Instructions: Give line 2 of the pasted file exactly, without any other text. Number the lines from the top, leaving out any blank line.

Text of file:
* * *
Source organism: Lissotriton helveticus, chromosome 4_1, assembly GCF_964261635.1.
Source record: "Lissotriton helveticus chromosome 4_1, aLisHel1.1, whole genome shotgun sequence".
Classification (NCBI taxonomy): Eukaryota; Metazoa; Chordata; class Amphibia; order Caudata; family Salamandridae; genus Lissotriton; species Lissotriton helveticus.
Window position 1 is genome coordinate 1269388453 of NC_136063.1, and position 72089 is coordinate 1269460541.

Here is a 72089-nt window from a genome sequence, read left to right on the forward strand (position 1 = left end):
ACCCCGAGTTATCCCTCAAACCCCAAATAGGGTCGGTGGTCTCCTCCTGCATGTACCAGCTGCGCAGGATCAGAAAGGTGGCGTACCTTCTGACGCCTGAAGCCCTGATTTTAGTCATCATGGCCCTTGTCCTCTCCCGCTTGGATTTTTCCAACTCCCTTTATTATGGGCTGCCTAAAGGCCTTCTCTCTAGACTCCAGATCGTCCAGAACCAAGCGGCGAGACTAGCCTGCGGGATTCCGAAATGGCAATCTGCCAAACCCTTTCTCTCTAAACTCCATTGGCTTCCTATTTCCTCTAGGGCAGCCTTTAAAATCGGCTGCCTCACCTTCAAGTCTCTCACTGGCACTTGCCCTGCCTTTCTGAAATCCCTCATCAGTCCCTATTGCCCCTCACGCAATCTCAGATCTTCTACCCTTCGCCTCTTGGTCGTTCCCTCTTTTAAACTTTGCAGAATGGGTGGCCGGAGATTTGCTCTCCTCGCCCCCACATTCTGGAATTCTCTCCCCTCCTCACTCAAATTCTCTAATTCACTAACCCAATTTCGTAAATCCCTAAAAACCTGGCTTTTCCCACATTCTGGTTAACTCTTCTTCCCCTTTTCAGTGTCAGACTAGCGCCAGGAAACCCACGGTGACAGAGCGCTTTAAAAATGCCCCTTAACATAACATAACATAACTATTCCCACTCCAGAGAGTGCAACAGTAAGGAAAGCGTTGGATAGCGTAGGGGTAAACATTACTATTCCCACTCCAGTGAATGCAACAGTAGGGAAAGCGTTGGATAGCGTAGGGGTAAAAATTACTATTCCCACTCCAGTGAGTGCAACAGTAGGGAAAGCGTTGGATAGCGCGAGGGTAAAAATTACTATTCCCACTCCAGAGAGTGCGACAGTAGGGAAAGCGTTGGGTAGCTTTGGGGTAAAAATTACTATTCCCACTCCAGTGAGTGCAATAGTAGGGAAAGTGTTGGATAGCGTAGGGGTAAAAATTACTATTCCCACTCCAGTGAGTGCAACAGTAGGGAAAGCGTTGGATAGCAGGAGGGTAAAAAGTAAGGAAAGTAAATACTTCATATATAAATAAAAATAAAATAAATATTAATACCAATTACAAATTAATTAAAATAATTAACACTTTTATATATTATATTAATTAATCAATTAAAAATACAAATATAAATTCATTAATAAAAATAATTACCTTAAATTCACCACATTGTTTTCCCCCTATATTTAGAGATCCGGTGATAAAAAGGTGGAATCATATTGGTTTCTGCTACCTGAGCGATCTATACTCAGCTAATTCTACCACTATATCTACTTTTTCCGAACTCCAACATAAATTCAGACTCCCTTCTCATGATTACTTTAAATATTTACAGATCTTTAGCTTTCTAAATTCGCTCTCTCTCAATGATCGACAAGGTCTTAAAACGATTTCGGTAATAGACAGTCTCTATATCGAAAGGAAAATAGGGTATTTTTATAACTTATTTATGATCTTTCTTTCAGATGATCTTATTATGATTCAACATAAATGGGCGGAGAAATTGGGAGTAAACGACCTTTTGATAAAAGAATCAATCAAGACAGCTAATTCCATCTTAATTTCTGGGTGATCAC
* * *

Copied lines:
Source record: "Lissotriton helveticus chromosome 4_1, aLisHel1.1, whole genome shotgun sequence".